The builder of Britain�s first carbon-neutral �village� has been selected by the Government.
English Partnerships, the land quango, and Housing Minister Yvette Cooper have chosen Barratts to build the 200 homes in a converted hospital building and grounds. As this aerial view shows, its unfortunately close to a fast road, which will at least keep the prices down. (part of the government’s aim is that the homes should be affordable) It is anticipated that the site will have retail floor space and employment space. An onsite biomass CHP plant will deliver energy to all homes.
The aim is to build 200 super-energy-efficient houses about six years ahead of the Government�s deadline for ensuring that all new housing is carbon-neutral. But the majority of the �houses� may in fact be flats. It is unclear what will happen to the Grade 2 listed hospital, but its hardly likely to be a showcase for the cutting edge of energy-efficient building techniques. On the other hand, its better than knocking the place down.
But calling it the development a �village� is stretching things a bit. As the aerial view shows, its a pleasant piece of land bounded on three sides by streets full of semi-detached houses, and on the fourth side by the road. Presumably the new eco-residents will not be commuters driving into Bristol every day,once they arrive in a few years time?
The cost of making a typical home carbon-neutral in the Bristol area could add between 10 per cent and 20 per cent to the total build costs per plot, according to one chief executive of a housebuilding company who has examined the scheme.
�The extra cost could be �20,000 to �30,000 per plot. So, say for 150 homes, that is an extra �4.5 million. That may need to be subsidised in the sale. I don�t think English Partnerships will want to discount the sales price either,� he said.
The building companies were already wingeing about the huge extra cost of building ecologically sound homes, costs partly associasted with the need to re-educate their workforces. Barratt Developments and Taylor Wimpey, Britain�s two largest builders, were vying for the contract, along with MJ Gleeson, a rival quoted builder; Edward Ware, a private firm; and Places For People, a housing association.
The scheme will provide a bench-mark for both the Government and the housing industry to calculate how much of the higher costs associated with so-called eco-housing can be passed on to homebuyers.
All new homes built from 2016 must be carbon-neutral, according to new rules issued in March.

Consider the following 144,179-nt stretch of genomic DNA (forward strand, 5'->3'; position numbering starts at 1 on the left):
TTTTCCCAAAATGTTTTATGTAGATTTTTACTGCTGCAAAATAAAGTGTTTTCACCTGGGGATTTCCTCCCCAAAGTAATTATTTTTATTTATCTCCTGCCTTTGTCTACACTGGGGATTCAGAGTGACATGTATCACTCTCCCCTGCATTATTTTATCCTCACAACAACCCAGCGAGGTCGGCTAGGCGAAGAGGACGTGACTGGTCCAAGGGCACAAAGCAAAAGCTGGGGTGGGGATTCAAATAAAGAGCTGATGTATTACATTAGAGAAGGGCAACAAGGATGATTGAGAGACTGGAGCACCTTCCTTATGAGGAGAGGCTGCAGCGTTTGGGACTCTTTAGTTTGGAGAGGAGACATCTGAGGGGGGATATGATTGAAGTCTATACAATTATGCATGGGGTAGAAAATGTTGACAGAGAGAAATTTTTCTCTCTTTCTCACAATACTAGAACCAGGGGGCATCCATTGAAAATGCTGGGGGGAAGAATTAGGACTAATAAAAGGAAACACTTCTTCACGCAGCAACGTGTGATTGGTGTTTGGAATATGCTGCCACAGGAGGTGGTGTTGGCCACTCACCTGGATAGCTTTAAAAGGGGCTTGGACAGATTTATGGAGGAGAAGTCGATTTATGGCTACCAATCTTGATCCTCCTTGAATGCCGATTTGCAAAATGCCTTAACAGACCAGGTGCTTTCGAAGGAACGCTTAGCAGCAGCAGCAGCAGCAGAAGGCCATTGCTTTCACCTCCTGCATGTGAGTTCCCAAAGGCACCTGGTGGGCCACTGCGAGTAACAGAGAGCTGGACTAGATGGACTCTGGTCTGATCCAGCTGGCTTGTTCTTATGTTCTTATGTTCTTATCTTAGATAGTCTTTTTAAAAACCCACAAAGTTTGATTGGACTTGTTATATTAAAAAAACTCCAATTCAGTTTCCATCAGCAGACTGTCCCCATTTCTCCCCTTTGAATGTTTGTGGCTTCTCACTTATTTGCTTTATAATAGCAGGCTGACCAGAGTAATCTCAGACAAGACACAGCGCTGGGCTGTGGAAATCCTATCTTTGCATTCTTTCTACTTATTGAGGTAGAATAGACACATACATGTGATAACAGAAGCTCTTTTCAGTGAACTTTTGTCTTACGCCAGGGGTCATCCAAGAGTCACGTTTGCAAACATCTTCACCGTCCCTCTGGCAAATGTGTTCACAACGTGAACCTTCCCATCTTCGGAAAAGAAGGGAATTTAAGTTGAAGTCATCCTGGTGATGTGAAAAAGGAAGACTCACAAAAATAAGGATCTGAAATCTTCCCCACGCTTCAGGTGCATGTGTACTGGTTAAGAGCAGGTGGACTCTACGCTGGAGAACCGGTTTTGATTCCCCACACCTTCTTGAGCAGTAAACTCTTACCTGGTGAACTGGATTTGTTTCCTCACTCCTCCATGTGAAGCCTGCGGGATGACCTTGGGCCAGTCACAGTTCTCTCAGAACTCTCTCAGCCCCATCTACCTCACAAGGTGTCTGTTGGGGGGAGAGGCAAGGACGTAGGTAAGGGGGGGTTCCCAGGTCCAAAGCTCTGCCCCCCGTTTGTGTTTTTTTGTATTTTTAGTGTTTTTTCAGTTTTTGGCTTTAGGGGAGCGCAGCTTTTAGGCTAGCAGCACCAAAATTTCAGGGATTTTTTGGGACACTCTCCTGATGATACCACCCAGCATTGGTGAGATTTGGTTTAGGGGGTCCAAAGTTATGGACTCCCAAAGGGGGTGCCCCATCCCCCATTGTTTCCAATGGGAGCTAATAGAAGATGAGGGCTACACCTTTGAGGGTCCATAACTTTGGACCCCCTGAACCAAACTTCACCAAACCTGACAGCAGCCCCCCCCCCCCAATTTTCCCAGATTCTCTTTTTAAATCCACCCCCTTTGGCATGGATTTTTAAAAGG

The minister also unveiled the six shortlisted bidders for the second Carbon Challenge site – South Bank Phase 1, in Peterborough; and two new sites in the North of England.
The shortlisted developers for South Bank Phase 1 are:
* One Peterborough (a consortium of Crest Nicholson and Bioregional)
* Gladedale Group
* Carbon Challenge Consortium (Galliford Try and Cross Key Homes)
* Barratt Homes Ltd
* P Pod (Morris Homes and Gentoo)
* Gleeson Homes and Stuart Milne Group
The shortlisted developers will now be invited to submit a more detailed response to achieve Level 6 of the Code, by achieving zero carbon, incorporating features to reduce water usage and energy consumption, minimising waste, and increasing biodiversity. A decision on the final preferred developer at South Bank Phase 1 is expected early next year.
The two new Carbon Challenge sites announced today are both in former coalfield communities, devastated by pit closures in the 1980s – Brodsworth Colliery in Doncaster and Bickershaw Colliery in Wigan.
Expressions of interest in both sites will be invited via OJEU in January.
Housing sources said Barratts may build the homes as a loss-leader, absorbing the extra costs of installing energy-efficient devices as a marketing tool for what is expected to be a booming sector in five or six years� time.
The Government has also promised to free up swaths of state-owned land over the coming years to ensure that the country can raise its annual housing output to about 225,000 new homes a year, up from the 180,000 currently built each year.
But much of that new land is likely to be sold only to housebuilders that can prove their green credentials and guarantee to build carbon-neutral homes.
Barratt has built its own eco-street of seven houses in Chorley, Lancashire, to try to gauge both the cost of building energy-efficient homes and the energy savings they will produce.
Land in the Bristol area is selling for between �80,000 and �90,000 per unit.
Ralph Hawkins, Barratt development director, said: �Barratt is extremely keen to deliver this development, not least because we have outstanding experience of implementing green technologies at our eco-village in Chorley.�
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